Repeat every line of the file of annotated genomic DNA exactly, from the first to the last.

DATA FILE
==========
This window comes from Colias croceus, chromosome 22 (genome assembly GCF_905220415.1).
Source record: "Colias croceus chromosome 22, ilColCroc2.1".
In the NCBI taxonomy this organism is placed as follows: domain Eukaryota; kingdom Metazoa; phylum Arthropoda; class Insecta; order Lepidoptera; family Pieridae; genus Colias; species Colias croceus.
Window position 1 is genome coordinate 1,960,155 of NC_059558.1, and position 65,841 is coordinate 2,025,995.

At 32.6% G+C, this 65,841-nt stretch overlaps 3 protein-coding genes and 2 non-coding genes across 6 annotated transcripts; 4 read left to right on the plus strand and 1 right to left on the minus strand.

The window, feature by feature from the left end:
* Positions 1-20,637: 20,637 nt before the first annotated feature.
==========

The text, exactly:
This window comes from Colias croceus, chromosome 22 (genome assembly GCF_905220415.1).
Source record: "Colias croceus chromosome 22, ilColCroc2.1".
In the NCBI taxonomy this organism is placed as follows: domain Eukaryota; kingdom Metazoa; phylum Arthropoda; class Insecta; order Lepidoptera; family Pieridae; genus Colias; species Colias croceus.
Window position 1 is genome coordinate 1,960,155 of NC_059558.1, and position 65,841 is coordinate 2,025,995.

At 32.6% G+C, this 65,841-nt stretch overlaps 3 protein-coding genes and 2 non-coding genes across 6 annotated transcripts; 4 read left to right on the plus strand and 1 right to left on the minus strand.

The window, feature by feature from the left end:
* Positions 1-20,637: 20,637 nt before the first annotated feature.